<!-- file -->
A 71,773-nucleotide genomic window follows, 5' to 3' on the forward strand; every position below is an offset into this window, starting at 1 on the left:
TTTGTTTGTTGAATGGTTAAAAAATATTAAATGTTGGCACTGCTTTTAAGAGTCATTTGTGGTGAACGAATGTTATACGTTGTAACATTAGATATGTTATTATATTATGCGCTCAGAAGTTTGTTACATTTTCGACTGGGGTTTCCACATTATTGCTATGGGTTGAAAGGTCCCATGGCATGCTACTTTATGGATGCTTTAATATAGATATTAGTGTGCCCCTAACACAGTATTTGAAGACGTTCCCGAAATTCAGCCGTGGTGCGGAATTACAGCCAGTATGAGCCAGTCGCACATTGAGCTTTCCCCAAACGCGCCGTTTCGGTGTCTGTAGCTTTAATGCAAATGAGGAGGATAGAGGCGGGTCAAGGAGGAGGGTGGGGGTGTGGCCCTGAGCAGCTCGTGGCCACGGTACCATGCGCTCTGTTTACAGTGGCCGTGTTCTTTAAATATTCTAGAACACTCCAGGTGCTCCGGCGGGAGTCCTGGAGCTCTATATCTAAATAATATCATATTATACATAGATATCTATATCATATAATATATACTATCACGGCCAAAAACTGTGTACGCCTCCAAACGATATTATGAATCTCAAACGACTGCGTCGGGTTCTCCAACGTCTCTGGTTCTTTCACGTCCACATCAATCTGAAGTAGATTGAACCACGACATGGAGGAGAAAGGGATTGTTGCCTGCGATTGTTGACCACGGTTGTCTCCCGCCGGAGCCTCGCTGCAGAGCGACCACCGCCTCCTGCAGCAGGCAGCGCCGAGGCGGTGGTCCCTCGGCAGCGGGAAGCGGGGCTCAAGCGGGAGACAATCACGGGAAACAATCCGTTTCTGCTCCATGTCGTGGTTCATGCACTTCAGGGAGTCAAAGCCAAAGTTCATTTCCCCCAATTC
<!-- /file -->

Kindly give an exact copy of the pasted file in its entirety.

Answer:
A 71,773-nucleotide genomic window follows, 5' to 3' on the forward strand; every position below is an offset into this window, starting at 1 on the left:
TTTGTTTGTTGAATGGTTAAAAAATATTAAATGTTGGCACTGCTTTTAAGAGTCATTTGTGGTGAACGAATGTTATACGTTGTAACATTAGATATGTTATTATATTATGCGCTCAGAAGTTTGTTACATTTTCGACTGGGGTTTCCACATTATTGCTATGGGTTGAAAGGTCCCATGGCATGCTACTTTATGGATGCTTTAATATAGATATTAGTGTGCCCCTAACACAGTATTTGAAGACGTTCCCGAAATTCAGCCGTGGTGCGGAATTACAGCCAGTATGAGCCAGTCGCACATTGAGCTTTCCCCAAACGCGCCGTTTCGGTGTCTGTAGCTTTAATGCAAATGAGGAGGATAGAGGCGGGTCAAGGAGGAGGGTGGGGGTGTGGCCCTGAGCAGCTCGTGGCCACGGTACCATGCGCTCTGTTTACAGTGGCCGTGTTCTTTAAATATTCTAGAACACTCCAGGTGCTCCGGCGGGAGTCCTGGAGCTCTATATCTAAATAATATCATATTATACATAGATATCTATATCATATAATATATACTATCACGGCCAAAAACTGTGTACGCCTCCAAACGATATTATGAATCTCAAACGACTGCGTCGGGTTCTCCAACGTCTCTGGTTCTTTCACGTCCACATCAATCTGAAGTAGATTGAACCACGACATGGAGGAGAAAGGGATTGTTGCCTGCGATTGTTGACCACGGTTGTCTCCCGCCGGAGCCTCGCTGCAGAGCGACCACCGCCTCCTGCAGCAGGCAGCGCCGAGGCGGTGGTCCCTCGGCAGCGGGAAGCGGGGCTCAAGCGGGAGACAATCACGGGAAACAATCCGTTTCTGCTCCATGTCGTGGTTCATGCACTTCAGGGAGTCAAAGCCAAAGTTCATTTCCCCCAATTC